- In an RTS you’ll want to be able to assign and use keybinds, control your units, scroll around the map and be able to watch the map for visual queues. I guess the sound isn’t as important here.
All of the above can be learnt by studying and therefore it can be taught, but will require practice to master. And it will depend on the amount of interaction with a computer/console the user has had before and possibly his/her age (we all know it’s harder to learn the older a person is). There is usually a ceiling to the amount you can learn and some players will excel at certain areas (some people have an easier time spotting enemies, others can hear a silenced gunshot in the middle of a firefight, or you’ll find a guy who’s precision when controlling the mouse is impeccable) or just plain have better tools at their disposal. But most of the time the differences are negligible.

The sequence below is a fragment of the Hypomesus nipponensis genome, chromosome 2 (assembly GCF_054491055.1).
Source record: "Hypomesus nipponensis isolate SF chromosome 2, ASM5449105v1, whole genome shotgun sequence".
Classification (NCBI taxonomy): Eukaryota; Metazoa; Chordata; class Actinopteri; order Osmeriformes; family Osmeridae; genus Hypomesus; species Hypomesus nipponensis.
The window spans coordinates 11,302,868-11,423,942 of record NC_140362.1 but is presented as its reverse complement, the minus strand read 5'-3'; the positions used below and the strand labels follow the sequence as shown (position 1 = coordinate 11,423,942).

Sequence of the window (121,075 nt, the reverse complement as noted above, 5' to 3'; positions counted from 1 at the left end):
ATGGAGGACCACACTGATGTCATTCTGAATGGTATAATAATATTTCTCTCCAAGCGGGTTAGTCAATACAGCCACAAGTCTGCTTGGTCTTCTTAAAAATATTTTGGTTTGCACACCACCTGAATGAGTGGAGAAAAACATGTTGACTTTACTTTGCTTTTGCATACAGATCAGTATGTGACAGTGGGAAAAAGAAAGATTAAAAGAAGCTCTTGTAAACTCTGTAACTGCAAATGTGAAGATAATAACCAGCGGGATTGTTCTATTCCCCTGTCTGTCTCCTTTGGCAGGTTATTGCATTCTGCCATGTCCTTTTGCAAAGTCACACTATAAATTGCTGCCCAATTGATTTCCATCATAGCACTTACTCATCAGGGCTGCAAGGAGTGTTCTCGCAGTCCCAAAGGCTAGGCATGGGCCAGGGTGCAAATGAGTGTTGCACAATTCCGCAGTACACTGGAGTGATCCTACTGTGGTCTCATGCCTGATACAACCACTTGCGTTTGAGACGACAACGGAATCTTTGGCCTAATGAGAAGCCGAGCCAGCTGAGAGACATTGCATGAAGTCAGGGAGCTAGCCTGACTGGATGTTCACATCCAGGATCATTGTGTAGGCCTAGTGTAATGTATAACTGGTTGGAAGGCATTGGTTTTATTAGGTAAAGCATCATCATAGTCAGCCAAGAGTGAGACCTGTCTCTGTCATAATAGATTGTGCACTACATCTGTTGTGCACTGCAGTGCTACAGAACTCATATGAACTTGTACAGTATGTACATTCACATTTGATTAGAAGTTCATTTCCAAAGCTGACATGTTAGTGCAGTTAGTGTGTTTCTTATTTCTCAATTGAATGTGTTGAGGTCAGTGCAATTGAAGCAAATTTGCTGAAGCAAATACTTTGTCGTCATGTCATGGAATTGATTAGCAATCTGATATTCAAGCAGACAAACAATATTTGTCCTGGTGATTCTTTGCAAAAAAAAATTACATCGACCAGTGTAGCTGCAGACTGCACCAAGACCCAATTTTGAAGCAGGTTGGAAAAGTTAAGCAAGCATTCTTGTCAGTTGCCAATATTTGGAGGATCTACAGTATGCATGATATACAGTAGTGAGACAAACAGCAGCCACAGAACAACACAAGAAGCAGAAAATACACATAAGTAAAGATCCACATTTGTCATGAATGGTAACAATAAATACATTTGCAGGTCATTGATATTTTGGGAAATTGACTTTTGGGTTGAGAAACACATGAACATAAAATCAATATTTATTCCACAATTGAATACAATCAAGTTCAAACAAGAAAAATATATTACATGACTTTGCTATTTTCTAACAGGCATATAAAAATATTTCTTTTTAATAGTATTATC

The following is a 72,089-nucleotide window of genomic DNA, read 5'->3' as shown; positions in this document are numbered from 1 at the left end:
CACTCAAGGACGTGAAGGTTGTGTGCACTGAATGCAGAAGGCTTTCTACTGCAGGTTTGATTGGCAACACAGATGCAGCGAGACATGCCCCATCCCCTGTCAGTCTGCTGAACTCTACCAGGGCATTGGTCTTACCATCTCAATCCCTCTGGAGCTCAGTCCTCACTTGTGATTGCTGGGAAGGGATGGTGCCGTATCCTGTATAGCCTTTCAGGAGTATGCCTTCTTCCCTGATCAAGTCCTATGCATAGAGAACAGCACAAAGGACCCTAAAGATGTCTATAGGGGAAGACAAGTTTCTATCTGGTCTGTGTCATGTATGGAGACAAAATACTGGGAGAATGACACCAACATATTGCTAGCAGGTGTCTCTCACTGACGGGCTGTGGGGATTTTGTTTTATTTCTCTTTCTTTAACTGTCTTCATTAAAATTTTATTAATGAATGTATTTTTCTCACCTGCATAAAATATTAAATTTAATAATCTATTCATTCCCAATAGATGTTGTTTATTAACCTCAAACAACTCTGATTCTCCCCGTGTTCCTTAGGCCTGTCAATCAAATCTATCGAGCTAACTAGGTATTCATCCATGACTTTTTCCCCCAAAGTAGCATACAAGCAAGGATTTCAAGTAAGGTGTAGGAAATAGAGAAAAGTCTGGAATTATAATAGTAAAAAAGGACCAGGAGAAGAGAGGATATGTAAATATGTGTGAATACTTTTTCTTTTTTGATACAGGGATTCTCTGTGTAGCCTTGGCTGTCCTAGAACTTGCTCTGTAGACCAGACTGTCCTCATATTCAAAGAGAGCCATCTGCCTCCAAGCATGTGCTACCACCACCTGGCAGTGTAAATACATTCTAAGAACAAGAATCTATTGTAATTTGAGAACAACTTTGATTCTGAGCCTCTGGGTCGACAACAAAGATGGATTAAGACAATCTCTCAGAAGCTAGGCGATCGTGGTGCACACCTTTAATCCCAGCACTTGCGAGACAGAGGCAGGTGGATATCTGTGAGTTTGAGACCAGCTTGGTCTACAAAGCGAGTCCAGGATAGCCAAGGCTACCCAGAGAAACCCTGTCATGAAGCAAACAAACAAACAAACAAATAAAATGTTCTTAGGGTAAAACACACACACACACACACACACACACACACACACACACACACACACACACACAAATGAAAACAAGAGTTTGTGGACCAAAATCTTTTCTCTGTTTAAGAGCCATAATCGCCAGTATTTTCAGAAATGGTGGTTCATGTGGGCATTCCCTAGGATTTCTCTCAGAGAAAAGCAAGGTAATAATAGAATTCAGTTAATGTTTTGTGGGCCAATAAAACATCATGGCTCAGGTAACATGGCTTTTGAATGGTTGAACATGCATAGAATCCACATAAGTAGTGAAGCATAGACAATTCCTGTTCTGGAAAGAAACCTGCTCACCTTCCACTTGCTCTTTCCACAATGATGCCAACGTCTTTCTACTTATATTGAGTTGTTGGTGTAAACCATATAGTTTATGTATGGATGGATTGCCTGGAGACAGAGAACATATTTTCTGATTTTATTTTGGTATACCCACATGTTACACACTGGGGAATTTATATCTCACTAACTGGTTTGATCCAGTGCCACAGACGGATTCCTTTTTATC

Pretty self-explanatory, reflexes denote the ability to react within a certain time-frame. The faster you can react, the better you’ll do. And without them developed to a degree you won’t be able to succeed in any kind of competitive gaming. Obviously some genres demand better reflexes than others. Usually the order will be FPS games, DotA games, MMO games, RTS games, descending by the amount required.
Reflexes aren’t something that can be taught. You do not learn to react within milliseconds. You acquire it through training.
3. Familiarity with the form you are competing in
An athlete has to know his sport inside out and a competitive gamer has to know his game inside out.
- You need to know the map/terrain/zone so you can efficiently move about it and exploit positions of advantage or withdraw safely when you can’t.
- You need to know the weapons/units/abilities so you can efficiently use your resources and have an insight on how your enemy is going to use his.
- You need to know the strategies/builds so you can predict your enemies’ moves and counter them.